Keep Reading

I Struggled With My Son’s Diagnosis, But Found Hope in the Special Needs Community

In: Fatherhood, Tough Times

When I found out I was going to be a father I was beyond excited. My wife and I had been trying to conceive for years before she got pregnant. So, when she told me I was going to be a father I wanted to shout it to the rooftops! I made sure to call my wife every day at work to make sure she ate lunch. I’m sure I annoyed the heck out of her. We later found out that we were having a boy, and started to plan everything. We started to paint the baby room with blues...

Keep Reading

My Son is Growing Up, But I’ll Hold On To the Pictures Forever

In: Fatherhood

A certain part of my heart longs for these moments to never change. I look back on pictures like this one, where my oldest son tastes the salty breeze on his lips for the first time, feeling the sand underneath his toes and laughing out loud at this wholly new experience. I look back and want to freeze it, but in something more than a single picture, more solid than a flimsy memory, more lifelike in substance than what a camera can fashion. RELATED: Stay With Me a Little Longer, Daddy Because that little person who could not stand without...

Keep Reading

I Want My Sons to See How Important It is to Cover Your Wife

In: Fatherhood, Marriage

Transparent moment—I did not always do the best job of covering my wife. Early in our marriage, I was often guilty of being selfish. Our first of four childbirths had contentious moments. From the whistle I jokingly wore on our first trip to the hospital while she was in labor, to me telling her in the midst of her frustration that if we didn’t have the baby that night, she could decide if she’d go into work the next day—I’m not proud of the way I handled some of the challenges. RELATED: 5 Ways To Love Your Wife After the...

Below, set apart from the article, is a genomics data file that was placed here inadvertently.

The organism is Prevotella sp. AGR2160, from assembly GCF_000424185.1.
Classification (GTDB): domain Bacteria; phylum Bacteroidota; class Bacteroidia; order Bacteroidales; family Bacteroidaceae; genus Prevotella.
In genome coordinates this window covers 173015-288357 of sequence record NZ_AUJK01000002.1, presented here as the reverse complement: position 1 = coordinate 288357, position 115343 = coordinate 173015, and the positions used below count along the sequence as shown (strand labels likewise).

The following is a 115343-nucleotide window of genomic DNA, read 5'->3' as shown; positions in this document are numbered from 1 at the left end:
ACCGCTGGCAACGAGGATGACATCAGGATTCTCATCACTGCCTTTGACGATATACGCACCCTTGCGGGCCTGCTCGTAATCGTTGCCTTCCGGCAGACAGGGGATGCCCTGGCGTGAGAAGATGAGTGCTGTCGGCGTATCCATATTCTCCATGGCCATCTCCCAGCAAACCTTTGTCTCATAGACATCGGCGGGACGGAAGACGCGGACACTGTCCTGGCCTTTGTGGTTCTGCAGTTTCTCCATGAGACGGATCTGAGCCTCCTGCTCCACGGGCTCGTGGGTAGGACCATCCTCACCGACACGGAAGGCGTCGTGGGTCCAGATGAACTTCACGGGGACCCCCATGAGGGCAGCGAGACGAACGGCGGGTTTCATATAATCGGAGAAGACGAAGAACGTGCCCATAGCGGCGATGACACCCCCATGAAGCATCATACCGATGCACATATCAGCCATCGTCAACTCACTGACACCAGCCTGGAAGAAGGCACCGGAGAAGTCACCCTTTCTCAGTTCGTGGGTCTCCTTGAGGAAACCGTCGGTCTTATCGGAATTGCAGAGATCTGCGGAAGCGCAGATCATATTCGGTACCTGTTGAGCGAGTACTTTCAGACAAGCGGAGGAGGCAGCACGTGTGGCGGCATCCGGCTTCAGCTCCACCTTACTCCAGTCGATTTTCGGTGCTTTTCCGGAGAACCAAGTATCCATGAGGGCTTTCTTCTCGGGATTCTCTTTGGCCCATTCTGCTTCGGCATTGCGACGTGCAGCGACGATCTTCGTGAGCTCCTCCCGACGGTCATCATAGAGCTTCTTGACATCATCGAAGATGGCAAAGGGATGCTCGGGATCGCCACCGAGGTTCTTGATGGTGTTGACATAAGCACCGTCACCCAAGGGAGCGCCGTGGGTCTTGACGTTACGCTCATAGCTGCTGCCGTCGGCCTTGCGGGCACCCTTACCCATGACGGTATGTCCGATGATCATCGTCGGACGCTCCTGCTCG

Keep Reading

Dads: Your Kids Love Doing Things Because They Get to Do Them With You

In: Fatherhood

This piece was co-written with the author’s husband, Nathan Glenn. I remember my husband taking our daughter golfing for the first time and wondering if she’d enjoy it like he did. He’d dress our kids up in Pittsburgh gear, hoping they’d love the Steelers and Pirates and Penguins as much as he does. When we imagined our someday kids, he hoped he’d have someone that would want to play catch with him and go sit on the banks for hours fishing. Now here we are over a decade into this parenting three thing, and our oldest has her own clubs...

Keep Reading

This British Dad’s Parody of Orlando Bloom’s Daily Routine Has Us Cracking Up

In: Fatherhood

Two men on the same parenting journey see things a bit differently. Read to the end for this British dad’s hilarious take on what it’s like to be a father if you’re not a famous A-list celebrity. Ever since his cinematic debut as Legolas in the Lord of the Rings film series, celebrity actor Orlando Bloom has been capturing hearts around the world. Let’s be honest, we all know why our wives were so excited when Pirates of the Caribbean hit theatres. Outside of fantasy, there’s not much that makes Mr. Bloom relatable to the average Joe. However, parenthood tends...

Keep Reading